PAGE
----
On hyperfast delivery services, digital-only garments, data-driven variable fonts, and better tools for school at home.
Goodbye two-day delivery
FastAF is like Amazon Prime on steroids. The platform and app, built on top of Darkstore, aims to deliver premium essentials to customers’ doorsteps in an average of 27 minutes. From Nike to Sonos, FastAF partners with brands through wholesale and consignment basis like most retailers, but unlike others, it also provides brands with sales insights. A great deal for both brands and consumers at a time when delivery services have gone from being a nice-to-have to essential.
When the outfit goes contactless
It was 2018 when the Scandinavian retailer Carlings launched a digital-only fashion collection dubbed “Neo-Ex” aimed to combat the “snap and sand back” phenomenon. Today the collection seems to no longer exist—what a shame. Still, don’t worry. Just check for Tribute Brand, a Zagreb company specialized in contactless fashion for the cyber age. Are you looking for inspiration? On the Tribute Instagram feed, you can find futuristic #OOTD worn by the likes of Nicola Formichetti, Sita Abellan, and Marc Goehring.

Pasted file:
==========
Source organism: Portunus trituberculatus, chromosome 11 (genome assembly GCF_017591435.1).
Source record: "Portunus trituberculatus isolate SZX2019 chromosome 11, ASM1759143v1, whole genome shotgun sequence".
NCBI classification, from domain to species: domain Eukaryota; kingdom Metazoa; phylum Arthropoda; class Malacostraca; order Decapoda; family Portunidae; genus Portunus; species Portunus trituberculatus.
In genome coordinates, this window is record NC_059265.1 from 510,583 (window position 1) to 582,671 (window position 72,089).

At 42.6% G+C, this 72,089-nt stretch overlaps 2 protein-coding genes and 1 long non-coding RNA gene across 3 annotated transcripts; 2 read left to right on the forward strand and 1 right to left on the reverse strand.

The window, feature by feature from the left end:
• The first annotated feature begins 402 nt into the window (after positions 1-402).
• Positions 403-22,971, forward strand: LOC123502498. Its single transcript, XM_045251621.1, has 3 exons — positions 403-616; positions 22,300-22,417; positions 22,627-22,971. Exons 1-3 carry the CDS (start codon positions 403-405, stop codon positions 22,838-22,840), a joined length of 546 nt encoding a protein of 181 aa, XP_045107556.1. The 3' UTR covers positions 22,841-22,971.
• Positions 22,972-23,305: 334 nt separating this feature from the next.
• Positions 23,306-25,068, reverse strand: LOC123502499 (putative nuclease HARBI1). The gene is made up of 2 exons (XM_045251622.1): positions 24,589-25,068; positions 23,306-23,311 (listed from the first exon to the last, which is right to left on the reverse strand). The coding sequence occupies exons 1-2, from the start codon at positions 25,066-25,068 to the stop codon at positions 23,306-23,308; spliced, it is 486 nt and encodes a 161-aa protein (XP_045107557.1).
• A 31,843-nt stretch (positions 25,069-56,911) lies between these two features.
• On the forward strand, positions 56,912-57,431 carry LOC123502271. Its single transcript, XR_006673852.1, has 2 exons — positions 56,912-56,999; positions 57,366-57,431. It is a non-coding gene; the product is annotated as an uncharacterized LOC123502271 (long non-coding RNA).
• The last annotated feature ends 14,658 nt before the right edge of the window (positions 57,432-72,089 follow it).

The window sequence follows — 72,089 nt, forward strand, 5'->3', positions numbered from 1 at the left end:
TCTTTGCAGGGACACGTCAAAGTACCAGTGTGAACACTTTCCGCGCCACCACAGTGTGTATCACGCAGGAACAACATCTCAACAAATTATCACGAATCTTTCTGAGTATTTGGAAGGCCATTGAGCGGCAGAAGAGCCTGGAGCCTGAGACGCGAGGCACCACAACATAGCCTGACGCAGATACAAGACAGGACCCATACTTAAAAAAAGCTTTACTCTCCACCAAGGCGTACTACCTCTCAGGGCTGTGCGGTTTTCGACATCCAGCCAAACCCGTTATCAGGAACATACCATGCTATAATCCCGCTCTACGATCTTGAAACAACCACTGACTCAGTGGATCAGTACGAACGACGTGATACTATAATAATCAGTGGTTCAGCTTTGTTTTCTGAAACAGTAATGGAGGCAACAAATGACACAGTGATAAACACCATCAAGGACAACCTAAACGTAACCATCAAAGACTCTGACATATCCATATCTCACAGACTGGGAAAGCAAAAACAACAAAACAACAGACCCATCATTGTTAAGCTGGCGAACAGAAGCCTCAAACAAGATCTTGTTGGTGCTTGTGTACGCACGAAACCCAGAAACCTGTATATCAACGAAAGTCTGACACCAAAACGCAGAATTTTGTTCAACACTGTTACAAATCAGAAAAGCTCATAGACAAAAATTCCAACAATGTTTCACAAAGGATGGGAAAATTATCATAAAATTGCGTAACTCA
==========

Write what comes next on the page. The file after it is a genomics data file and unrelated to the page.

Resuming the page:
The Climate Crisis Font
Bold? Italic? Forget about the regular type font styles: Finnish newspaper Helsingin Sanomat developed ones of a kind variable font to help designers visually communicate climate change urgency. Just melt-down the Climate Crisis Font weight and style by sliding through a timescale that corresponds to the amount of sea ice in the Arctic from 1979 to 2050. A brilliant—and free—resource for all the Instagram-activists out there.
Better school at home
You’ve probably never wondered this, though: 90,000 schools across 20 countries have taken Zoom up to help children continue their education remotely. That’s a big number. And I can tell, it hasn’t been a piece of cake—until now. Here it comes Class for Zoom, the ed-tech startup backed by Zoom’s earliest investors, which aims to offer a more customized and engaging school-at-home-experience both for students and teachers. Following the company’s launch back in September, Class Technologies has raised a total of $46 million in funding.